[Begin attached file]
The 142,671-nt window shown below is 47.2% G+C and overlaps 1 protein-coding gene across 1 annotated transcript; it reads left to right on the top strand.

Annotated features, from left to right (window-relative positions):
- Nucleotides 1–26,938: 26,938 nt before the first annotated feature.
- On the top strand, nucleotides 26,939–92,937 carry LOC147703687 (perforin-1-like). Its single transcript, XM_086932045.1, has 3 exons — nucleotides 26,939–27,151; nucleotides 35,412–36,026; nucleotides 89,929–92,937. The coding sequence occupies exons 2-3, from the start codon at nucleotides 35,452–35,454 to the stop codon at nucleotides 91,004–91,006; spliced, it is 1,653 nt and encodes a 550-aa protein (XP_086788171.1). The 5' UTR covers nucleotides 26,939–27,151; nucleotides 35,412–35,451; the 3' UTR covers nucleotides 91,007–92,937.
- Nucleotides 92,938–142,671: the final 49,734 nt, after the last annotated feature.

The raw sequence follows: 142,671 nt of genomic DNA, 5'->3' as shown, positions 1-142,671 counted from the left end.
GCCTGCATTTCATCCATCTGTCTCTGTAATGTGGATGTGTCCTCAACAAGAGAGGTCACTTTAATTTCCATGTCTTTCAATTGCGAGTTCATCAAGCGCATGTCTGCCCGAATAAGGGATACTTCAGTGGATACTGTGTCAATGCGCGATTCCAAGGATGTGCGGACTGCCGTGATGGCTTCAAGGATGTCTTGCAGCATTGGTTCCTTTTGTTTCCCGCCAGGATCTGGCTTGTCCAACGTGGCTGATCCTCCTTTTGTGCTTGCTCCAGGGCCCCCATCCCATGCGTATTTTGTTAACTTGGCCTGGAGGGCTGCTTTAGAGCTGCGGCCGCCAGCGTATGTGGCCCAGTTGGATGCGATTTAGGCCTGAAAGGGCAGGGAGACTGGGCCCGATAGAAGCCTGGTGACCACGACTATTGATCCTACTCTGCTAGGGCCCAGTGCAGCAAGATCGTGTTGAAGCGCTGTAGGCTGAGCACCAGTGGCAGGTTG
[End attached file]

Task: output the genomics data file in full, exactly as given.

The 142,671-nt window shown below is 47.2% G+C and overlaps 1 protein-coding gene across 1 annotated transcript; it reads left to right on the top strand.

Annotated features, from left to right (window-relative positions):
- Nucleotides 1–26,938: 26,938 nt before the first annotated feature.
- On the top strand, nucleotides 26,939–92,937 carry LOC147703687 (perforin-1-like). Its single transcript, XM_086932045.1, has 3 exons — nucleotides 26,939–27,151; nucleotides 35,412–36,026; nucleotides 89,929–92,937. The coding sequence occupies exons 2-3, from the start codon at nucleotides 35,452–35,454 to the stop codon at nucleotides 91,004–91,006; spliced, it is 1,653 nt and encodes a 550-aa protein (XP_086788171.1). The 5' UTR covers nucleotides 26,939–27,151; nucleotides 35,412–35,451; the 3' UTR covers nucleotides 91,007–92,937.
- Nucleotides 92,938–142,671: the final 49,734 nt, after the last annotated feature.

The raw sequence follows: 142,671 nt of genomic DNA, 5'->3' as shown, positions 1-142,671 counted from the left end.
GCCTGCATTTCATCCATCTGTCTCTGTAATGTGGATGTGTCCTCAACAAGAGAGGTCACTTTAATTTCCATGTCTTTCAATTGCGAGTTCATCAAGCGCATGTCTGCCCGAATAAGGGATACTTCAGTGGATACTGTGTCAATGCGCGATTCCAAGGATGTGCGGACTGCCGTGATGGCTTCAAGGATGTCTTGCAGCATTGGTTCCTTTTGTTTCCCGCCAGGATCTGGCTTGTCCAACGTGGCTGATCCTCCTTTTGTGCTTGCTCCAGGGCCCCCATCCCATGCGTATTTTGTTAACTTGGCCTGGAGGGCTGCTTTAGAGCTGCGGCCGCCAGCGTATGTGGCCCAGTTGGATGCGATTTAGGCCTGAAAGGGCAGGGAGACTGGGCCCGATAGAAGCCTGGTGACCACGACTATTGATCCTACTCTGCTAGGGCCCAGTGCAGCAAGATCGTGTTGAAGCGCTGTAGGCTGAGCACCAGTGGCAGGTTG